Today @ Colorado State has been replaced by SOURCE. This site exists as an archive of Today @ Colorado State stories between January 1, 2009 and September 8, 2014.
October 29, 2009
By Rebecca Howard
12 CSU students are set to compete in the 34th annual IBM-sponsored Association for Computing Machinery International Collegiate Programming Contest Saturday, Oct. 31.
While many college students are looking forward to putting on their Halloween costumes this Saturday, 12 CSU students are gearing up for a different event.
These students from the Department of Computer Science are preparing to take on competitors from four other universities in the 34th annual IBM-sponsored Association for Computing Machinery International Collegiate Programming Contest.
Their programming skills will be put to the test in a five hour competition that has been deemed an all-out “battle of the brains.” The students will have to take on nine problems based on “real-world” scenarios. According to Benjamin Say, who is the coach for the CSU teams, this competition is no easy task.
“These problems sometimes have a common algorithm as a solution, but the wording cleverly disguises exactly which algorithm might be useful,” he said. “Coming up with an algorithm to solve the problem is a large part of the contest.”
While CSU students have competed in the ACM ICPC before, it has been several years since CSU has participated in the competition. Say, who competed in the event during his undergraduate studies at the University of South Dakota, volunteered to serve as the CSU coach and help bring CSU students to the competition.
Four teams consisting of three CSU students each will be participating in the competition. Some of the students have experience from competing in similar events, while others have little to no experience. According to Say, he has been holding mock-contests for the teams to prepare them for the actual competition.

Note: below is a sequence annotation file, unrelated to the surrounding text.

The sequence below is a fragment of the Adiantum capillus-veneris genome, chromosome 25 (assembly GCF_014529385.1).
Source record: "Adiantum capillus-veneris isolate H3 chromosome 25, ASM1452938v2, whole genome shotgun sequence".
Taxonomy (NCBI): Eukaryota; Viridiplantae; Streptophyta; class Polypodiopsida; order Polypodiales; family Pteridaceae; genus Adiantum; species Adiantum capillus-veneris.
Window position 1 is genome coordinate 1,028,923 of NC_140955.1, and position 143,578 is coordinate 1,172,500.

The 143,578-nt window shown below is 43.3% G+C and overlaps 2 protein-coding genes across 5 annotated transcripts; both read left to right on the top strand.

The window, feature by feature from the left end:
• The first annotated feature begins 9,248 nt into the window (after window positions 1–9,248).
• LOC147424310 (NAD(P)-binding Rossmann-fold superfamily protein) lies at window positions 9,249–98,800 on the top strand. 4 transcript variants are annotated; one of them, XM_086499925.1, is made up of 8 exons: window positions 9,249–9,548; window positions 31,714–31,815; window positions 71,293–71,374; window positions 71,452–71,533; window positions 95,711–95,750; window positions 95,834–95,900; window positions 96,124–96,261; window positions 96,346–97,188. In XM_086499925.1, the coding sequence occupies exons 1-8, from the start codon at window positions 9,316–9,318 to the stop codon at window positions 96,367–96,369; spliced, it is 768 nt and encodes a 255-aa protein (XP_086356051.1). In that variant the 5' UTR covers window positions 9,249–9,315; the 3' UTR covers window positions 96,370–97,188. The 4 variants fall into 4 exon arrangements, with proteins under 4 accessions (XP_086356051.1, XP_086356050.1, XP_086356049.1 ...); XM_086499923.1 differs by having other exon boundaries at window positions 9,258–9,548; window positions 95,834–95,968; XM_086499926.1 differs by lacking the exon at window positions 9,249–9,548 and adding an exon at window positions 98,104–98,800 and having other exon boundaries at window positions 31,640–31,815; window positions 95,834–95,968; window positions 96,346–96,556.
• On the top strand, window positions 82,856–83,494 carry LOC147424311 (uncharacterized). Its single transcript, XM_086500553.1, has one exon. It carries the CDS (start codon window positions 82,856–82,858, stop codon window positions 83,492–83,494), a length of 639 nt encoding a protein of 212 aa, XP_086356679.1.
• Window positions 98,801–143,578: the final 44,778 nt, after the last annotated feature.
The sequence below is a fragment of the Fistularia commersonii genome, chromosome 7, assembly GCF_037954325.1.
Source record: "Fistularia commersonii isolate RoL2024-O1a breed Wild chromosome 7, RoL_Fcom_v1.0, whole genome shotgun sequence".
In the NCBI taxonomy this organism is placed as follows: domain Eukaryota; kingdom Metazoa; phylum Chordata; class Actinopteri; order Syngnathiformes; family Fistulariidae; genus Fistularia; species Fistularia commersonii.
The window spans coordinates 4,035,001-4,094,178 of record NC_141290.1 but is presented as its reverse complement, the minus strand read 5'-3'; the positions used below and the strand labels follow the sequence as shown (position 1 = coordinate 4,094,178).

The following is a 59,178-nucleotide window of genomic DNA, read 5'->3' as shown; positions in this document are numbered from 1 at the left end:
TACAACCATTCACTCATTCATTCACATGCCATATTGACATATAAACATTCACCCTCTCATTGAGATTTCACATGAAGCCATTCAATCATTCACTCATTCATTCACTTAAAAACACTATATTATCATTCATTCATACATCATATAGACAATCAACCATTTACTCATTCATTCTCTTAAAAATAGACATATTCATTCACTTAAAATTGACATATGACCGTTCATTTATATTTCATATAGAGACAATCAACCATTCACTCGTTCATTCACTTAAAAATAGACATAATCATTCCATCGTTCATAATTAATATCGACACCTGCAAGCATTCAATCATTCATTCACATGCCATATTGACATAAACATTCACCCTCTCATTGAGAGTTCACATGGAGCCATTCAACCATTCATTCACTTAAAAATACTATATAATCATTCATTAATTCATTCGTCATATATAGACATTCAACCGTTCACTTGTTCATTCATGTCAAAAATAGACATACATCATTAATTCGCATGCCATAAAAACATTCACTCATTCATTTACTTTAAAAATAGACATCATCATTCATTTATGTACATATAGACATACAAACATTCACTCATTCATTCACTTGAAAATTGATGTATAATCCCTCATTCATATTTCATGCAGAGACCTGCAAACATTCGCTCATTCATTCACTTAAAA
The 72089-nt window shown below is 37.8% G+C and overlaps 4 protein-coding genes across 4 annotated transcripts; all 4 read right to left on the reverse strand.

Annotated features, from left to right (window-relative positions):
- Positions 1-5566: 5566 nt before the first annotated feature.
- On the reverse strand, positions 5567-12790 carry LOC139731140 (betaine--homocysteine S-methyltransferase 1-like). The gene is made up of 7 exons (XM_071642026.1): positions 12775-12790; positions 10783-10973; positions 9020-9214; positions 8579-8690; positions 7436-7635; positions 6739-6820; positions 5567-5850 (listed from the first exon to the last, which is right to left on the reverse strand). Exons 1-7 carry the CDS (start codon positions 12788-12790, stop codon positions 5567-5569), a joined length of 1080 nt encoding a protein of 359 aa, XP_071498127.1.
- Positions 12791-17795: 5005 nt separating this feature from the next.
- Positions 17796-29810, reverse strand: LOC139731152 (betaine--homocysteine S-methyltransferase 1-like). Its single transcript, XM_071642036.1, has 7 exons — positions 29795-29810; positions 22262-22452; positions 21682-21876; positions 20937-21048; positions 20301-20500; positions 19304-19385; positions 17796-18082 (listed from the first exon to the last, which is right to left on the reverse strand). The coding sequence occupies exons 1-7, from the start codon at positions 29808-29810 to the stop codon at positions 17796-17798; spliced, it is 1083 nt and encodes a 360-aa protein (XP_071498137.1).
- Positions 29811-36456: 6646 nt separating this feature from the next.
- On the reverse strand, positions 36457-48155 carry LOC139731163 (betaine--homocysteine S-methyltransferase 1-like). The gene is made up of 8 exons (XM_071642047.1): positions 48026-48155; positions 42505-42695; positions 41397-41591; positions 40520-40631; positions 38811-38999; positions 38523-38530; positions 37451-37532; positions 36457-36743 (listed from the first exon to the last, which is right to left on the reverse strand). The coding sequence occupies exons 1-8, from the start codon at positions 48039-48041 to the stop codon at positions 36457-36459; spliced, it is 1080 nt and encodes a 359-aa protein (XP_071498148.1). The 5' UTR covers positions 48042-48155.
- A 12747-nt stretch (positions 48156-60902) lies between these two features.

Brandon Schaffer, a freshman Computer Science major, is one of the students that will be competing. Although it is only his first year in college, his interest in computers and computer programming started long before he came to CSU.
“I honestly cannot remember when I started playing with computers or why I enjoyed it so much,” Schaffer said. “I know I first started programming in seventh grade because I wanted to make video games.”
Although he no longer is interested in developing video games, Schaffer is still passionate about computer programming.
“I loved the idea of programming as it allows machines to perform elaborate tasks using mind numbingly simple commands,” he said.
While some may find being in this competition as a freshman intimidating, Schaffer said he actually looks forward to the challenge. He said he is excited to work with and compete against other students that have more experience than him.
The CSU students will be competing against teams from Montana State University, University of Wyoming, US Air Force Academy and University of Colorado at Boulder, who is hosting the competition. The finalists from this regional event will go on to compete at the World Finals in Harbin, China this February. Say has high hopes for the CSU students.
“My hope is that at least one of the teams will advance to the finals. The teams definitely have the potential to do so,” Say said. “Also, I hope the teams gain programming skills from this experience, as I know the contest helped me to become a better programmer in the past, and I want the same for the students who are involved.”
Schaffer is very confident that he and his fellow students will perform well.
“I think CSU will dominate the competition,” he said.